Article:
Cooperative Diagnostics, LLC
    117 Gregor Mendel Circle
    Greenwood, SC 29646
    (864) 229-1567
  3. marley69

    marley69 New Member

    who else will have this done asap?....really hoping this reveals something!
  4. denis321

    denis321 New Member

    I'm glad that there is a test available for the public and hope there will be more soon.

    However, I would be wary of spending $399 on this test until it is verified. Unless of course, you don't care about the money and can afford to have further testing later on. (It's going to be a while before insurance covers - most need more proof.)

    There are many tests that are available for CFS but my perception has been that they've not really been subjected to rigorous examination.

    Usually new tests are tested against a gold standard test which might be more expensive, less available, or more complicated to get but is more or less 100% accurate for diagnosing an illness. For example, mammograms for breast cancer were originally tested against breast tissue biopsies. For XMRV, the gold standard might be ability of patient serum to newly infect uninfected blood cells with XMRV - I don't know for sure as I'm not a virologist.

    In any case, a test should come with sensitivity and specificity calcuations - which I currently don't see on the site. Sensitivity refers to how well a test gives a "YES" result to people who actually have the disease while specificity refers to how well a test gives a "NO" result to people who don't have the disease. If sensitivity is not high (highest = 100%), the test can have a lot of false-negatives. If specificity is not high, the test can have a lot of false-positives.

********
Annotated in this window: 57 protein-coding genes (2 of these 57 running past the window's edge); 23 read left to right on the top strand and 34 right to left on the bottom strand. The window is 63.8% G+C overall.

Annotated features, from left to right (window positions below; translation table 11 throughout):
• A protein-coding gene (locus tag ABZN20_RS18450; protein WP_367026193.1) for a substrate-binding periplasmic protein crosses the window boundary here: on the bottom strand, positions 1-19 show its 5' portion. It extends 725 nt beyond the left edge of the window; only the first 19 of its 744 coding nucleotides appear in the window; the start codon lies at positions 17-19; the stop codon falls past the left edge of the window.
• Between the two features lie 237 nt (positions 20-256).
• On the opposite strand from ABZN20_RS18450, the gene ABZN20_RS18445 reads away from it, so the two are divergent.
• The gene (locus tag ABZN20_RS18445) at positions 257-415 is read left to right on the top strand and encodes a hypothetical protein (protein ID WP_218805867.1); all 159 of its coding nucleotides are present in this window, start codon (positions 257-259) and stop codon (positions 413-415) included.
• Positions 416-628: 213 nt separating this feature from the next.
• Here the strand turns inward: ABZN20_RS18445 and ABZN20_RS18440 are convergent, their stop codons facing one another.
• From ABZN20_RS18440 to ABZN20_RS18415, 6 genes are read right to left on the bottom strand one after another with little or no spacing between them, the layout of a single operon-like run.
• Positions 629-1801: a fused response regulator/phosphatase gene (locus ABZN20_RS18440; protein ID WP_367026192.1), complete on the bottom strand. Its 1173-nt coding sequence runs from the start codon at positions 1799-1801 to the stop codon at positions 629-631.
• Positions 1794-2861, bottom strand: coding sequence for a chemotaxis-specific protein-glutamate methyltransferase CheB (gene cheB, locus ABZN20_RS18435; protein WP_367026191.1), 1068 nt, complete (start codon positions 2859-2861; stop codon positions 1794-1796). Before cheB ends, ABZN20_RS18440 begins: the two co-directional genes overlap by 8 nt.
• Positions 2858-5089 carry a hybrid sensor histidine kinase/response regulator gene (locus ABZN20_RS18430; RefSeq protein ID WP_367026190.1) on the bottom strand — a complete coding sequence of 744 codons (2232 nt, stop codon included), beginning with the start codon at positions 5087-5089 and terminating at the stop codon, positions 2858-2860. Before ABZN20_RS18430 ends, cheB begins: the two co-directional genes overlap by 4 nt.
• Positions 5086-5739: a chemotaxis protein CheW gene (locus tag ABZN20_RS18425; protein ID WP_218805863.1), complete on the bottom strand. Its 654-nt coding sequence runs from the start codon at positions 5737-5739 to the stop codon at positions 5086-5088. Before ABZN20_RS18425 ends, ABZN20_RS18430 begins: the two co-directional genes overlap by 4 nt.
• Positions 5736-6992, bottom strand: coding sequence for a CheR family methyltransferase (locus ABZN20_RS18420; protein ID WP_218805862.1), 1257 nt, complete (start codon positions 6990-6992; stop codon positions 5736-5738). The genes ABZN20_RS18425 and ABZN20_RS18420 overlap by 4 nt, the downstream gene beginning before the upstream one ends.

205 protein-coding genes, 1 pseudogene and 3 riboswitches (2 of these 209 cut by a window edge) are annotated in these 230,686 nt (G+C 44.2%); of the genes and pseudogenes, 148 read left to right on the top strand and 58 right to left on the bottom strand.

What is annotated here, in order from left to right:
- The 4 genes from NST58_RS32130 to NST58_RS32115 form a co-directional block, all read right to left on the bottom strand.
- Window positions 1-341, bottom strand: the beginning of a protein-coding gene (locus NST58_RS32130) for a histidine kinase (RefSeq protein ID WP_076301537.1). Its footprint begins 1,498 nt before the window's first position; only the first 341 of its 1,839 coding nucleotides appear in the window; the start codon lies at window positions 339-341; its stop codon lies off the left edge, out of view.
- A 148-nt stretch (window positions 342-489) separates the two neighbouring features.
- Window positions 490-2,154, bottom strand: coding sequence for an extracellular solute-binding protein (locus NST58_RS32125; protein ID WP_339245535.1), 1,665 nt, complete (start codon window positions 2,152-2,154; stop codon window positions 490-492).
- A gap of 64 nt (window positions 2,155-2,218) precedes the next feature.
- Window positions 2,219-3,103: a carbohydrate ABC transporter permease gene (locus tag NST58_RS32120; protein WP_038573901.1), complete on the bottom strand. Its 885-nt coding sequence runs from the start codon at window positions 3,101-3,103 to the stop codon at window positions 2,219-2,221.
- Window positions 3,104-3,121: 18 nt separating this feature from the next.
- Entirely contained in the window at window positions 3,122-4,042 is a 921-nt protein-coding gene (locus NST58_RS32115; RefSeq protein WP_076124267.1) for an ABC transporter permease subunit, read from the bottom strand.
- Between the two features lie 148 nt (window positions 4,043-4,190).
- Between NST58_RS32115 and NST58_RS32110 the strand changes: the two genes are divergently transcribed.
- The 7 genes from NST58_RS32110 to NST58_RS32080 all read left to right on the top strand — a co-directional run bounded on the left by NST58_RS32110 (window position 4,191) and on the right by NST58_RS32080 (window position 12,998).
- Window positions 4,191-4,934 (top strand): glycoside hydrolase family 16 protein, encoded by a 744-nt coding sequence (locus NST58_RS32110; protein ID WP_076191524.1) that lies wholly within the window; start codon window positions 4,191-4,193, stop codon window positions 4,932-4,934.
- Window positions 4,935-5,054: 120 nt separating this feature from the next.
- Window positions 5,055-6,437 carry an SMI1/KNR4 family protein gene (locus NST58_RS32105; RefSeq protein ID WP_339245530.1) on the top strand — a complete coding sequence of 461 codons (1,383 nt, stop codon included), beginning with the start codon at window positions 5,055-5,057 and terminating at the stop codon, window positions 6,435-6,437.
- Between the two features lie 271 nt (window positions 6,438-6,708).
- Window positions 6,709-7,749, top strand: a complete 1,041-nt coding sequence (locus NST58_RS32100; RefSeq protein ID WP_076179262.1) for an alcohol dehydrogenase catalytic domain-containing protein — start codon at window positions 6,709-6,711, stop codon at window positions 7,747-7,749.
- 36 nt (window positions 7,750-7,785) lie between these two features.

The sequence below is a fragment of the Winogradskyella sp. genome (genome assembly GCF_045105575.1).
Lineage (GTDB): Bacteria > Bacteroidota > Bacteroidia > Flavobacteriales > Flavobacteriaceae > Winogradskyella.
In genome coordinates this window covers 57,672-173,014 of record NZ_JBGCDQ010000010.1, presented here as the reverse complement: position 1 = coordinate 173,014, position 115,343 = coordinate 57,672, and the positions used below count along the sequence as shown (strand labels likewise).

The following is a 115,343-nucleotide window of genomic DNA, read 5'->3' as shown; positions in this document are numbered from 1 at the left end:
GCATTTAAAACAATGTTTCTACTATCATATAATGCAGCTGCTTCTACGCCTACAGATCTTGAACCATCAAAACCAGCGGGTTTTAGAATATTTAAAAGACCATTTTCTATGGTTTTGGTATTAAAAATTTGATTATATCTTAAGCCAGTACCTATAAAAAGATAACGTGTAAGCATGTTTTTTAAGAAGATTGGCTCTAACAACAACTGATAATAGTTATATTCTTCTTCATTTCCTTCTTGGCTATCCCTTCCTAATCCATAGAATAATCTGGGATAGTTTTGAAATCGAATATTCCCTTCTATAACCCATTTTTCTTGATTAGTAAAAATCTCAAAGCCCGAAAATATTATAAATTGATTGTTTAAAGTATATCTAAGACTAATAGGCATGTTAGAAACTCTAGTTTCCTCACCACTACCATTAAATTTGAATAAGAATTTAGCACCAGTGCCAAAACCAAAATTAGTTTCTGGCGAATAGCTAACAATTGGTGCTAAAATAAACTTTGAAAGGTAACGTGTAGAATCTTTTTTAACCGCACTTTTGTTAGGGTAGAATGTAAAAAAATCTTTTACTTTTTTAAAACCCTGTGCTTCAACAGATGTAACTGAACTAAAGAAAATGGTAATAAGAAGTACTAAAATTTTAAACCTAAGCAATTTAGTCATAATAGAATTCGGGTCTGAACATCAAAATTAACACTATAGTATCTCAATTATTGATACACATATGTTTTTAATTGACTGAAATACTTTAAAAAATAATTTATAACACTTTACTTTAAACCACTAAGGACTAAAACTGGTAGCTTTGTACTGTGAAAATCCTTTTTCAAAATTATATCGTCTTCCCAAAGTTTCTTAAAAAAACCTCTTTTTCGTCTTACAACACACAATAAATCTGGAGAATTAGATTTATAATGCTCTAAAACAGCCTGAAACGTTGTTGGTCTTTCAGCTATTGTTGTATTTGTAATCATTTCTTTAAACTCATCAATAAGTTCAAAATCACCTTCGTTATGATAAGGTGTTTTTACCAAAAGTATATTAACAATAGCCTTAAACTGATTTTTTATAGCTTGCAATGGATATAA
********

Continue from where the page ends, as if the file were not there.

And at this point, even if you are positive, there aren't good medicines out there for it yet. Yes, it could give peace of mind and you could work on doing things to help your immune system but many people are doing that already.

    I want to see the sensitivity/ specificity/ gold standards for this test. Otherwise, I will wait for the WPI to give their endorsement to a lab/ test.

  5. TigerLilea

    TigerLilea Active Member

    I'm waiting until the testing is available here in Canada. I would imagine that if XMRV turns out to be important to CFS, then our local labs will make testing available and that the cost would be covered by our health care.
  6. UsedtobePerkyTina

    UsedtobePerkyTina New Member

    At this time, I don't see the point for me to get the test. I am working on the assumption that I have it. I have CFS and 95% of people with CFS have the virus.

    As was already said, I'll just do what i can for sleep (to help my immune system), take supplements for my immune system and avoid stress which also hurts the immune system. I still want to understand if the cortisol I am taking encourages growth of this virus.

    Now, does this test distinguish between the virus being active or whether the person has the antibodies because of being exposed, but the virus is currently dormant?

    When insurance pays for it, I do think it would be important for my husband to get tested.

    [This Message was Edited on 10/26/2009]